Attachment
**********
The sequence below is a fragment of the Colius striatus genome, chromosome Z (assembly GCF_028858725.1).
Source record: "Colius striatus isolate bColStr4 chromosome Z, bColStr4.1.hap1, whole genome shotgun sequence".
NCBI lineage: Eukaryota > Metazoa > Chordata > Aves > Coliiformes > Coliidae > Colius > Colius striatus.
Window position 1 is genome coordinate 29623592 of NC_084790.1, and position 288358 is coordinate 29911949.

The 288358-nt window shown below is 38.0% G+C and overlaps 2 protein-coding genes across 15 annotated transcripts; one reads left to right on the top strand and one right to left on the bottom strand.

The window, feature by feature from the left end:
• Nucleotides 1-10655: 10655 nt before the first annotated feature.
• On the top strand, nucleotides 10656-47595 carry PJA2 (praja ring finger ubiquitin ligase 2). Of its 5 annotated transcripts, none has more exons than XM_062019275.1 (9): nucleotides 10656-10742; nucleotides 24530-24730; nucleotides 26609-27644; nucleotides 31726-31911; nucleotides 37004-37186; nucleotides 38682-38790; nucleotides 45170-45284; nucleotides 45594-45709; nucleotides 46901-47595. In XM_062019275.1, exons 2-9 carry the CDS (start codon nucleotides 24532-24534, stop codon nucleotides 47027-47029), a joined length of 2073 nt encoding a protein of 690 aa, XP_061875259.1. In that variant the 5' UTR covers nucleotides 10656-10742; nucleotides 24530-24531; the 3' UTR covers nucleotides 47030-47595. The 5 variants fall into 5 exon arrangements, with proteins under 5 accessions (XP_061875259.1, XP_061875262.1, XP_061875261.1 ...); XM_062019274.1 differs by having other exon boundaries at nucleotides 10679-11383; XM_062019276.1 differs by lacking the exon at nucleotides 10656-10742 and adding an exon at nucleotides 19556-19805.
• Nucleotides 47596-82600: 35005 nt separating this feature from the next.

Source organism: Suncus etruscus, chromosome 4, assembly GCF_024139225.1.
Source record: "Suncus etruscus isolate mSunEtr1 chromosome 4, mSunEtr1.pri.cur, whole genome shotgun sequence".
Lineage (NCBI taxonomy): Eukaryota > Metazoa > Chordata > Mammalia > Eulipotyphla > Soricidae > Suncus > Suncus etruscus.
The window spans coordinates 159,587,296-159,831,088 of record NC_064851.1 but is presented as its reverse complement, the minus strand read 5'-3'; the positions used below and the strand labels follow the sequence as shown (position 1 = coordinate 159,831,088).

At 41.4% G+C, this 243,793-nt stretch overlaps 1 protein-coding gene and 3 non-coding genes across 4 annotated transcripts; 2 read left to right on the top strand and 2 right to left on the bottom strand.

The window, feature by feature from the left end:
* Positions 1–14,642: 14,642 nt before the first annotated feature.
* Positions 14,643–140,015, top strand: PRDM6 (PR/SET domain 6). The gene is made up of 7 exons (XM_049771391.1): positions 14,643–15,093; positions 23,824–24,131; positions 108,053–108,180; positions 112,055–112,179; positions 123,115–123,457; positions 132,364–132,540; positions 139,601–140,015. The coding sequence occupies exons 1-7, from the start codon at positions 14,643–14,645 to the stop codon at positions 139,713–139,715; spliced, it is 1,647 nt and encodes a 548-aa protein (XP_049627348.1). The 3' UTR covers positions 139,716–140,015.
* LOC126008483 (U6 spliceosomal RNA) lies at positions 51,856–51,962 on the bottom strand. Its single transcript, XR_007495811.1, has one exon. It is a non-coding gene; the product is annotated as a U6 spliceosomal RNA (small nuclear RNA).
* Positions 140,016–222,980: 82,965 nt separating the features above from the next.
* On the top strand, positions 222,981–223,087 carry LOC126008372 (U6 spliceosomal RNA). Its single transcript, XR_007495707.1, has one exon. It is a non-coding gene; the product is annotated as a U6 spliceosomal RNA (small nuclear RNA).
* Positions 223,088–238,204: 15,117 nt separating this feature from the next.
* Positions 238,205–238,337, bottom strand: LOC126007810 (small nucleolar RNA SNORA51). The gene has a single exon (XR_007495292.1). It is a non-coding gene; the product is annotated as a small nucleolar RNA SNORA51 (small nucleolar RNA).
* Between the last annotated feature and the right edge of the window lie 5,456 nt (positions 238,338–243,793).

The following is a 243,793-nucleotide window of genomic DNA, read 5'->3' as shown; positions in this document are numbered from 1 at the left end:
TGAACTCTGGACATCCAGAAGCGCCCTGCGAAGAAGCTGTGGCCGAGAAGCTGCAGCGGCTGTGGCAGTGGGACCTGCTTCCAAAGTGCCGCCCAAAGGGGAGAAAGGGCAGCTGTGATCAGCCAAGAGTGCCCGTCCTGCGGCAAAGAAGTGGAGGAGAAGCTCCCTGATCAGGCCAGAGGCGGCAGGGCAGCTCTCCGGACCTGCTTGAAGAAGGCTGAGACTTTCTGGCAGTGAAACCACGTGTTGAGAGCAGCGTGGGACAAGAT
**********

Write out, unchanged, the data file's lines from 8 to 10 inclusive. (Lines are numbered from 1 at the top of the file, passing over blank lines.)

• On the top strand, nucleotides 10656-47595 carry PJA2 (praja ring finger ubiquitin ligase 2). Of its 5 annotated transcripts, none has more exons than XM_062019275.1 (9): nucleotides 10656-10742; nucleotides 24530-24730; nucleotides 26609-27644; nucleotides 31726-31911; nucleotides 37004-37186; nucleotides 38682-38790; nucleotides 45170-45284; nucleotides 45594-45709; nucleotides 46901-47595. In XM_062019275.1, exons 2-9 carry the CDS (start codon nucleotides 24532-24534, stop codon nucleotides 47027-47029), a joined length of 2073 nt encoding a protein of 690 aa, XP_061875259.1. In that variant the 5' UTR covers nucleotides 10656-10742; nucleotides 24530-24531; the 3' UTR covers nucleotides 47030-47595. The 5 variants fall into 5 exon arrangements, with proteins under 5 accessions (XP_061875259.1, XP_061875262.1, XP_061875261.1 ...); XM_062019274.1 differs by having other exon boundaries at nucleotides 10679-11383; XM_062019276.1 differs by lacking the exon at nucleotides 10656-10742 and adding an exon at nucleotides 19556-19805.
• Nucleotides 47596-82600: 35005 nt separating this feature from the next.

Source organism: Suncus etruscus, chromosome 4, assembly GCF_024139225.1.